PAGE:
geekhack Projects > Making Stuff Together!

Continued experiments in homemade key caps...with interesting results.

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So making homemade key caps is something that I've been wanting to try for a while.  I'm not what you would call a skilled artist, but I figured that if I can get the technique figured out, I might be able to get a friend who is to assist me.  I figured I'd share my results and my process so that anyone else who wanted to try to do the same could do it.

To begin, you'll need a volunteer key cap, masking tape, a razor blade, and some carving wax or some other carving medium (you could probably use some Crayons if you wanted).  For my key cap, I used one from the WASD sample kit.

Set the cap on the masking tape.  Try to make it as flat as possible.  Then cut the tape flush with the key cap.

If you did it correctly, the base should look like this.

Next, you need to melt the wax.  Use some sort of double boiler method to melt the wax.  I did mine by using a canning jar in a sauce pan.  Medium to medium high heat should do it.  You may need to use something to stir it to make sure it's properly melted.

This was my first go at a wax mold. It's a wooden shim lined with saran wrap and taped together.  Just carefully place the key cap in face down.

Later I used a cardboard mold lined with saran wrap that was a little easier and seemed to work better.

When the wax is melted, slowly pour it over the key cap.  Following that, let the wax sit for a little bit to cool down, but make sure not to wait too long.

Open up your mold and let it loose.  If you did it correctly, the wax should look something like this.

Next, you'll need to trim the wax to your carving size.  I highly recommend doing this while the wax is still warm and easily pliable.  You'll want to trim and even the base and get as close to the side wall as you can.  If you don't get close enough to the sides, your cap will be too wide for your keyboard, a problem I ran into with this first attempt.  To get the wax close enough to the side walls, you'll likely need to wait until it fully cools, but for the major trimming, it's best to do it while it's still warm.

Here are the tools I used to then carve the key cap.

Here's the finished product.  I'm not the most skilled artists, so I wanted to start with something a little easier to carve.

There are some problems with this cap that I didn't notice at first go.  First, it's way too tall and looks silly.  I had about 1/8" more room to carve down that I just didn't think about.  Second, I didn't follow my advice and left the sides a little too thick.  Third, I carved it sideways.  I forgot to check which side was the front of the cap and carved it 90 degrees off.  I corrected that last problem by rotating half the mold 90 degrees, but the other two weren't noticed until the mold was already made.

For the molding supplies, I bought some Alumilite stuff from Hobby Lobby.  If you use their 40% off coupon they always have, it's not too expensive.  I think I bought the wrong molding silicon though and got a softer mold than I would like.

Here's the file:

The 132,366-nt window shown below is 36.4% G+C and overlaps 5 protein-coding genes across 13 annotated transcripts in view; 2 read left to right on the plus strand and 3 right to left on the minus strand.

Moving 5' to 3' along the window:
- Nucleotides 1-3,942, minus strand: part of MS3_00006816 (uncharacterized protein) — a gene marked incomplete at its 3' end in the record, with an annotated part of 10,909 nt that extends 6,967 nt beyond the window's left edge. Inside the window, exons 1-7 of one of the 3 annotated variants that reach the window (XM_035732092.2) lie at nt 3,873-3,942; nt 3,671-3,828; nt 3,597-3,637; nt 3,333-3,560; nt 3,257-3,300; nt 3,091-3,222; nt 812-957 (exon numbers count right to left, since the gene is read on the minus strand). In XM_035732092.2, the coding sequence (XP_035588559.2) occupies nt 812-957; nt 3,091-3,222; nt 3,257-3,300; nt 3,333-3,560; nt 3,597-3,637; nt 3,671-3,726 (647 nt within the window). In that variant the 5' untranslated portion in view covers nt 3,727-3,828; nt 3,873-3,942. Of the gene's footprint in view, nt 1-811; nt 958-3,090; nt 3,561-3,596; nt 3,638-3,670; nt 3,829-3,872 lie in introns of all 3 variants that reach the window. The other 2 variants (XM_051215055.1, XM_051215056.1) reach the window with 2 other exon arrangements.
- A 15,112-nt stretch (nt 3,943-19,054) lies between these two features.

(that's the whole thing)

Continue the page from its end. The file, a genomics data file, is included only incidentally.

Next you need to find some sort of form to put your mold in.  For mine, I used an old laundry detergent measuring cup.  You'll also want to put something in the bottom to lock the two halves of the mold together in the proper orientation.  For mine, I used some modeling clay.

Mix your silicon with the reacting agent and pour it onto your keycap.  Wait overnight before pulling it out.  Since your mold is a two part mold, know that the mold making process is at least a two day job.

To keep the two halves of the mold from bonding, you'll need some sort of mold release.  I used petroleum jelly for mine.  I just melted some in a spoon and applied it with a Q-tip. 

I also cut the base off of the detergent cup so I could slide it over the first half of the mold instead of pushing it to the bottom.

Then just mix and pour the silicon like before and wait till the next day.

When you're done, you should get a mold like this.

For my first try at a key cap, I used some resin. You'll naturally have some resin that pours out the edges that you'll need to trim up.  When you pour the resin, you'll need to wait 48 hours before attempting to demold the cap.

I'm not really happy with how it turned out.  The top half turned out alright (the eyes are a little messed up)...but there are some issues once you flip it over.

As you can see, the stem didn't turn out quite right.  It still fits just fine and actually holds it to the Cherry stem, but it has some wobble and play.

For a first try, it wasn't horrible, but there certainly needs to be more experimentation with materials used to make it right.

In the future, I might try for lost-wax casting with a fine medium like plaster of paris so I can make a metal cap or see if I can find another fairly affordable medium to use that's better than resin, but not as costly as trying to make a homemade plastic injection mold (which would set me back at least $400).

Looks really good for a first attempt. Too much work at the moment but I'd love to have a go at creating my own as well. Your end result reminds me of a wine gum  :p

I cannot see the stem pictures. Anyone else having this issue?

Great first run! Maybe a more square top would be easier than the circular face?
Either way, great job. :"D

Photoshop level: 99


--- Quote from: blueasjim on Mon, 18 March 2013, 16:19:06 ---I cannot see the stem pictures. Anyone else having this issue?

Great first run! Maybe a more square top would be easier than the circular face?
Either way, great job. :"D

--- End quote ---

Stem pics fixed and you have WAY more patience than I. :D


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